The Greatest American Shambles

The Greatest-Ever Bank Robbery: The Collapse of the Savings and Loan Industry

by Martin Mayer
Scribner's, 354 pp., $22.50

Inside Job: The Looting of America's Savings and Loans

by Stephen Pizzo and Mary Fricker and Paul Muolo
McGraw-Hill, 443 pp., $19.95

Bankers, Builders, Knaves and Thieves: The $300 Million Scam at ESM

by Donald L. Maggin
Contemporary Books, 308 pp., $21.95

Who Robbed America? A Citizen's Guide to the S&L Scandal

by Michael Waldman, Introduction by Ralph Nader
Random House, 250 pp., $10.95 (paper)

The Daisy Chain: How Borrowed Billions Sank a Texas S&L

by James O'Shea
Pocket Books, 328 pp., $19.95

Overdrawn: The Bailout of American Savings

by Michael A. Robinson
Dutton, 303 pp., $19.95

The S&L Debacle: Public Policy Lessons for Bank and Thrift Reevaluation

by Lawrence J. White
Oxford University Press, 224 pp., $22.95


We have here, in round figures, 2,200 pages devoted to what is unarguably the greatest financial shambles (or, as the authors of these books and articles with justice variously prefer, “robbery,” “debacle,” “looting,” “scam,” “crisis,” “scandal”) in American history, and we can be certain that at least that number of pages again is either in the bookstores or about to be. Surely the degree of coverage is justified by the scale of the calamity, for that is what it is. So far, Washington is guessing it will have to make good on roughly $150 billion, consisting of insured deposits that have gone up the chimney and of out-of-pocket costs and subsidies associated with a bailout. But that is just the beginning. The ultimate cost to the taxpayer over the thirty years it is likely to take to finance the bailout with government bonds is currently estimated at $500 billion.

To put that sum in perspective for the average reader may be useful, since most nonfinancial types have but a passing sense of the value of money over time, which is the bedrock of capitalism: Let us suppose that a new homeowner, someone about the age of those who, if the bailout financing proceeds as planned, will bear the brunt through their working lifetimes, takes out a thirty-year mortgage of $75,000 on a new house. The mortgage is at an interest rate of 10 percent per year and interest and principal are repaid in 360 equal monthly payments. According to my Thorndike Encyclopedia of Financial Tables, the monthly payments would be $658.00. These would add up to $236,944 over the term of the mortgage, or roughly three times the original principal amount of the loan. This is not only how estimated thrift losses of $150 billion triple, but it is also a fairly effective illustration of how redistribution of income, that familiar bogey of the “wealth creationists,” works in a polity that prefers to insure the wealth of its best-favored citizens but not the health of its least.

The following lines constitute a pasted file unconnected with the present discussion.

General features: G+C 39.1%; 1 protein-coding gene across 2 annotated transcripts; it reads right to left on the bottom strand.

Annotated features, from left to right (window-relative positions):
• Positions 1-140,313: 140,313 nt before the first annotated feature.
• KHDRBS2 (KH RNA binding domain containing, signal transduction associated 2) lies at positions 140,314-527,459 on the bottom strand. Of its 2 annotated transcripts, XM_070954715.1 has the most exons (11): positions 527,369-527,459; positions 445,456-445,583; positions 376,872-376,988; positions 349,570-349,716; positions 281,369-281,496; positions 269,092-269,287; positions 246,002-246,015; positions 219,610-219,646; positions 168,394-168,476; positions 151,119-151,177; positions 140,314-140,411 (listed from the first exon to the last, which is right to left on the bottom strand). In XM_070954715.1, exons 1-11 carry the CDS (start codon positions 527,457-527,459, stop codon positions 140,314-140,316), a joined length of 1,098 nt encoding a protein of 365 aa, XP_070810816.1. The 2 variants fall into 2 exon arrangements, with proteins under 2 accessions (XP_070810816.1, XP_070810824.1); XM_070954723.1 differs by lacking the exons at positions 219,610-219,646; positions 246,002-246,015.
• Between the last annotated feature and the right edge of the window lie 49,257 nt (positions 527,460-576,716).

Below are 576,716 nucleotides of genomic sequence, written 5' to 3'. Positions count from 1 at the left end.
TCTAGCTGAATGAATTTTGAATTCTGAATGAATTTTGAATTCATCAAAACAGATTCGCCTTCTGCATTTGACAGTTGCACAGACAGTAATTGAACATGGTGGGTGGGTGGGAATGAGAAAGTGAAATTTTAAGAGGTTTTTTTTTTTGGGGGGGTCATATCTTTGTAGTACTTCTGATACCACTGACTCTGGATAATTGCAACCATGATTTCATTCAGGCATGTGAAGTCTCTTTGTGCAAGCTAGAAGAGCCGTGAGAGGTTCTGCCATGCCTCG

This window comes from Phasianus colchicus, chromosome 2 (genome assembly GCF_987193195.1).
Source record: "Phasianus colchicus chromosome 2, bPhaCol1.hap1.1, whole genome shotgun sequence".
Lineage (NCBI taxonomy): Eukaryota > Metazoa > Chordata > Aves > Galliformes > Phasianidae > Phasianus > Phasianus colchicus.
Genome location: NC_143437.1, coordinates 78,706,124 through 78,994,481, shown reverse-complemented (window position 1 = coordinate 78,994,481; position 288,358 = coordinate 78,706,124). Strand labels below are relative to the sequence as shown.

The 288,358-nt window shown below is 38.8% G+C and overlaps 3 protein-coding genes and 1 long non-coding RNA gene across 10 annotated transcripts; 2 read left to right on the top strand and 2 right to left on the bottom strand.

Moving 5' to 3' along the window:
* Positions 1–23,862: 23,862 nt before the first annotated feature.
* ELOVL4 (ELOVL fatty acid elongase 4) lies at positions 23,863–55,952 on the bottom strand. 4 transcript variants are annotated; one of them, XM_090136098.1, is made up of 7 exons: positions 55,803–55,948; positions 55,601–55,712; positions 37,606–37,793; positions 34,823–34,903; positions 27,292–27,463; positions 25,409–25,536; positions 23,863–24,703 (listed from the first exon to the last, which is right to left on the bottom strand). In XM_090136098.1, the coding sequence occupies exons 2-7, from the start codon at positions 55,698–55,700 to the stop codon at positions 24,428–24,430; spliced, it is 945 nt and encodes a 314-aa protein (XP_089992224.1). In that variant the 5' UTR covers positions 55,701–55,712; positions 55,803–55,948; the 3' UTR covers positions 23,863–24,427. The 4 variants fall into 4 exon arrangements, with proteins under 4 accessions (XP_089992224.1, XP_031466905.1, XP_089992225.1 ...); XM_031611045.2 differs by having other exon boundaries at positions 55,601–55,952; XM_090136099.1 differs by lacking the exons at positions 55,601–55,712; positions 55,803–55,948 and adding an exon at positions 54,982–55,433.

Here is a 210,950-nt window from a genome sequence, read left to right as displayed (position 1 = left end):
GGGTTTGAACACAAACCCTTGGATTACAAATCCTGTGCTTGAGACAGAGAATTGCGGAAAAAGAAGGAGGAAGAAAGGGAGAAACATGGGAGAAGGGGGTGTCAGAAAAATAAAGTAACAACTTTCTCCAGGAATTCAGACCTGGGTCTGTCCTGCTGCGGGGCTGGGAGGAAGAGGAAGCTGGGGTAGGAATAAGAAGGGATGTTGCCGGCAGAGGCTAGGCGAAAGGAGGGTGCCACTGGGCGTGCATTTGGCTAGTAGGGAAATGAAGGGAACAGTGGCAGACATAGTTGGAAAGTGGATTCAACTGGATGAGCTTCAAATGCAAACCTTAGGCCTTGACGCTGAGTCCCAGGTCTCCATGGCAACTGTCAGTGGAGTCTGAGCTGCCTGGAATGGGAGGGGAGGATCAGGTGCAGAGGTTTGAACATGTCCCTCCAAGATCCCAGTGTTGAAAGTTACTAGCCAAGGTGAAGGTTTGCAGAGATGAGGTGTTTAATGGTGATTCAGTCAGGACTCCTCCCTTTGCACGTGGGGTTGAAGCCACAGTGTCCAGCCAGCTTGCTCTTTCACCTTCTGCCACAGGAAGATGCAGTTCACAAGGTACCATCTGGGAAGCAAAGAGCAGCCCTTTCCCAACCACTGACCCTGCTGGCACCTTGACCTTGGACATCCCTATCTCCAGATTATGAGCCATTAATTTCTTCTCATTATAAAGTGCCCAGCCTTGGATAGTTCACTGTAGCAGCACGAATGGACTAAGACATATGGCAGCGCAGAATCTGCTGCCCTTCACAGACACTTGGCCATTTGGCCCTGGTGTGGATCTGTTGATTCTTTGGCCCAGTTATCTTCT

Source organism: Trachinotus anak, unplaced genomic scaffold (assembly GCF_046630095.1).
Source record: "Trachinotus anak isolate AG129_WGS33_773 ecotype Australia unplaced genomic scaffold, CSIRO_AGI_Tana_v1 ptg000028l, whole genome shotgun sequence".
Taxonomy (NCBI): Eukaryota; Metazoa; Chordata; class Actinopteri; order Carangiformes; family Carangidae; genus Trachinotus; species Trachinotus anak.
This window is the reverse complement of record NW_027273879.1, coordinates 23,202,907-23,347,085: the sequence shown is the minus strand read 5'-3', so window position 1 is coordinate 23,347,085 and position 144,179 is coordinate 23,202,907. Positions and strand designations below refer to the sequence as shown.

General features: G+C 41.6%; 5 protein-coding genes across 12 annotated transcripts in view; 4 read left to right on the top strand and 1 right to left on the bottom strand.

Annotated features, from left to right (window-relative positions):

The $500 billion may be only the beginning. On page 31 I reproduce as Table 1 an estimate by The Wall Street Journal’s San Francisco bureau chief, Christian Hill, which seems eminently reasonable in its assumptions and calculations, and which puts the ultimate cost, now projected over forty years, at $1,400 billion, or $1.4 trillion, a sum which exceeds the present national debt.1



p class=”initial”>Such is the fruit of a decade of commercial lawlessness unmatched anywhere in our history. Nothing in the Gilded Era of Gould and Fisk, or in the 1920s of Insull and Ivar Krueger, or any of the celebrated “bubbles,” comes close in scale and breadth of effect. The difference, of course, is that the defalcations of the past decade were accomplished with the full faith and complicity of government at every level, elected and appointed. It should also be recognized at the outset, and I shall return to this point, that now that…

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